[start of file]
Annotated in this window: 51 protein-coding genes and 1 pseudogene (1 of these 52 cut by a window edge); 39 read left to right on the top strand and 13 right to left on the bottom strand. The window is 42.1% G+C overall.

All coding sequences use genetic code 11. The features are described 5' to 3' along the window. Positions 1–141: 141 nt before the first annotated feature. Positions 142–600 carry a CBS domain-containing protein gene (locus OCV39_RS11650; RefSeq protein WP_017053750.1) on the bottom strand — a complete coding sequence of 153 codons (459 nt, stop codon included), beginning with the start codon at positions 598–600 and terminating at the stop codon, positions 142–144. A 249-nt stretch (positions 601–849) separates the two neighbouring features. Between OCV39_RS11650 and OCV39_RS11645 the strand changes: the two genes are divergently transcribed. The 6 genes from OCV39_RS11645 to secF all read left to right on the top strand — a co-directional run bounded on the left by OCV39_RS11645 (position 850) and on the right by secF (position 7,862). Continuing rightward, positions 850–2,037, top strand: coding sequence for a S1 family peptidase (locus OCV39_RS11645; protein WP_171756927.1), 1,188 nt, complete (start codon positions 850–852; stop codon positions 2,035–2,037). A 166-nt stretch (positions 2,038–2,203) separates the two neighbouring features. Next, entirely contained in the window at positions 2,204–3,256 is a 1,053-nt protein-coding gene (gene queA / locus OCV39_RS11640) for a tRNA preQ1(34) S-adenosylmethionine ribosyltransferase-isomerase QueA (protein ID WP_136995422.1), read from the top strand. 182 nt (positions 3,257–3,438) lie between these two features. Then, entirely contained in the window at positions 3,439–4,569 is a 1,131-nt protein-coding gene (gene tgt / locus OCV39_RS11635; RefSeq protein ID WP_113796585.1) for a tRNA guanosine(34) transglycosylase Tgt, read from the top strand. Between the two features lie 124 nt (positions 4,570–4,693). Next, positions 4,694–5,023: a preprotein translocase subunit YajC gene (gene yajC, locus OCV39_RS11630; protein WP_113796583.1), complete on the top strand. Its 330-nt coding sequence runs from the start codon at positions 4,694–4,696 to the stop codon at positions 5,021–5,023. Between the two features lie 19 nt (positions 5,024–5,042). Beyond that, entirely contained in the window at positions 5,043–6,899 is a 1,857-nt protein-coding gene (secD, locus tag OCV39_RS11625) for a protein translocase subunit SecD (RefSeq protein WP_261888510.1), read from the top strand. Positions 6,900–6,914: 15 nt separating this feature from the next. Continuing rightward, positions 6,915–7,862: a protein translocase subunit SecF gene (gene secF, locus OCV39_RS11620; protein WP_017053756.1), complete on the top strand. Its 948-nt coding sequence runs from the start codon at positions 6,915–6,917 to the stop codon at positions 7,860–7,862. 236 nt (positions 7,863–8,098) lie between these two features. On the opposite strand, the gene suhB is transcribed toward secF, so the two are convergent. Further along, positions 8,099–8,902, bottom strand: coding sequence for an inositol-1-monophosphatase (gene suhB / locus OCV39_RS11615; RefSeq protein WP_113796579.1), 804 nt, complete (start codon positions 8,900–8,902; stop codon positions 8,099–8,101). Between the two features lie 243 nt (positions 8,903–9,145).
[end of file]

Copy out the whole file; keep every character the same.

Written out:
Annotated in this window: 51 protein-coding genes and 1 pseudogene (1 of these 52 cut by a window edge); 39 read left to right on the top strand and 13 right to left on the bottom strand. The window is 42.1% G+C overall.

All coding sequences use genetic code 11. The features are described 5' to 3' along the window. Positions 1–141: 141 nt before the first annotated feature. Positions 142–600 carry a CBS domain-containing protein gene (locus OCV39_RS11650; RefSeq protein WP_017053750.1) on the bottom strand — a complete coding sequence of 153 codons (459 nt, stop codon included), beginning with the start codon at positions 598–600 and terminating at the stop codon, positions 142–144. A 249-nt stretch (positions 601–849) separates the two neighbouring features. Between OCV39_RS11650 and OCV39_RS11645 the strand changes: the two genes are divergently transcribed. The 6 genes from OCV39_RS11645 to secF all read left to right on the top strand — a co-directional run bounded on the left by OCV39_RS11645 (position 850) and on the right by secF (position 7,862). Continuing rightward, positions 850–2,037, top strand: coding sequence for a S1 family peptidase (locus OCV39_RS11645; protein WP_171756927.1), 1,188 nt, complete (start codon positions 850–852; stop codon positions 2,035–2,037). A 166-nt stretch (positions 2,038–2,203) separates the two neighbouring features. Next, entirely contained in the window at positions 2,204–3,256 is a 1,053-nt protein-coding gene (gene queA / locus OCV39_RS11640) for a tRNA preQ1(34) S-adenosylmethionine ribosyltransferase-isomerase QueA (protein ID WP_136995422.1), read from the top strand. 182 nt (positions 3,257–3,438) lie between these two features. Then, entirely contained in the window at positions 3,439–4,569 is a 1,131-nt protein-coding gene (gene tgt / locus OCV39_RS11635; RefSeq protein ID WP_113796585.1) for a tRNA guanosine(34) transglycosylase Tgt, read from the top strand. Between the two features lie 124 nt (positions 4,570–4,693). Next, positions 4,694–5,023: a preprotein translocase subunit YajC gene (gene yajC, locus OCV39_RS11630; protein WP_113796583.1), complete on the top strand. Its 330-nt coding sequence runs from the start codon at positions 4,694–4,696 to the stop codon at positions 5,021–5,023. Between the two features lie 19 nt (positions 5,024–5,042). Beyond that, entirely contained in the window at positions 5,043–6,899 is a 1,857-nt protein-coding gene (secD, locus tag OCV39_RS11625) for a protein translocase subunit SecD (RefSeq protein WP_261888510.1), read from the top strand. Positions 6,900–6,914: 15 nt separating this feature from the next. Continuing rightward, positions 6,915–7,862: a protein translocase subunit SecF gene (gene secF, locus OCV39_RS11620; protein WP_017053756.1), complete on the top strand. Its 948-nt coding sequence runs from the start codon at positions 6,915–6,917 to the stop codon at positions 7,860–7,862. 236 nt (positions 7,863–8,098) lie between these two features. On the opposite strand, the gene suhB is transcribed toward secF, so the two are convergent. Further along, positions 8,099–8,902, bottom strand: coding sequence for an inositol-1-monophosphatase (gene suhB / locus OCV39_RS11615; RefSeq protein WP_113796579.1), 804 nt, complete (start codon positions 8,900–8,902; stop codon positions 8,099–8,101). Between the two features lie 243 nt (positions 8,903–9,145).